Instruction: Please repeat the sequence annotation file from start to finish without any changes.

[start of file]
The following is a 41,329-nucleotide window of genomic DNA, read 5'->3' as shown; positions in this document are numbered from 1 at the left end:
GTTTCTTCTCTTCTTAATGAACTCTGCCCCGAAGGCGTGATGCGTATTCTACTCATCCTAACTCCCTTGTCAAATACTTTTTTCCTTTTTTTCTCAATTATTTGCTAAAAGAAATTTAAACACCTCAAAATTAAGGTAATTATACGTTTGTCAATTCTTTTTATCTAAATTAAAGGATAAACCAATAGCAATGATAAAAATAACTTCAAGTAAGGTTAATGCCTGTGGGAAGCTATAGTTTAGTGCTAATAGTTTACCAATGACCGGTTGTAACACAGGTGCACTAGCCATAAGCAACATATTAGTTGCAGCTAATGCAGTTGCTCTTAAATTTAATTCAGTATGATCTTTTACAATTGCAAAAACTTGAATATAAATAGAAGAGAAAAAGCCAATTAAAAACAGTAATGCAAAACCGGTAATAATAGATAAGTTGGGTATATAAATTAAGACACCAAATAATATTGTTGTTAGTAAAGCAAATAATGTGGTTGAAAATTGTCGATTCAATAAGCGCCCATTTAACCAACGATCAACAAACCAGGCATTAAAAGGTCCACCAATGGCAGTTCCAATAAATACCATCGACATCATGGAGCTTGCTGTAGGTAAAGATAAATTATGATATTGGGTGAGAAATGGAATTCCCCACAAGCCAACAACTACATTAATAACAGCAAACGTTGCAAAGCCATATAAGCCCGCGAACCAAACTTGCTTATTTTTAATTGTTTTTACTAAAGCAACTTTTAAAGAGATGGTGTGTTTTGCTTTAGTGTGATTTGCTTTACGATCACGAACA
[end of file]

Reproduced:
The following is a 41,329-nucleotide window of genomic DNA, read 5'->3' as shown; positions in this document are numbered from 1 at the left end:
GTTTCTTCTCTTCTTAATGAACTCTGCCCCGAAGGCGTGATGCGTATTCTACTCATCCTAACTCCCTTGTCAAATACTTTTTTCCTTTTTTTCTCAATTATTTGCTAAAAGAAATTTAAACACCTCAAAATTAAGGTAATTATACGTTTGTCAATTCTTTTTATCTAAATTAAAGGATAAACCAATAGCAATGATAAAAATAACTTCAAGTAAGGTTAATGCCTGTGGGAAGCTATAGTTTAGTGCTAATAGTTTACCAATGACCGGTTGTAACACAGGTGCACTAGCCATAAGCAACATATTAGTTGCAGCTAATGCAGTTGCTCTTAAATTTAATTCAGTATGATCTTTTACAATTGCAAAAACTTGAATATAAATAGAAGAGAAAAAGCCAATTAAAAACAGTAATGCAAAACCGGTAATAATAGATAAGTTGGGTATATAAATTAAGACACCAAATAATATTGTTGTTAGTAAAGCAAATAATGTGGTTGAAAATTGTCGATTCAATAAGCGCCCATTTAACCAACGATCAACAAACCAGGCATTAAAAGGTCCACCAATGGCAGTTCCAATAAATACCATCGACATCATGGAGCTTGCTGTAGGTAAAGATAAATTATGATATTGGGTGAGAAATGGAATTCCCCACAAGCCAACAACTACATTAATAACAGCAAACGTTGCAAAGCCATATAAGCCCGCGAACCAAACTTGCTTATTTTTAATTGTTTTTACTAAAGCAACTTTTAAAGAGATGGTGTGTTTTGCTTTAGTGTGATTTGCTTTACGATCACGAACA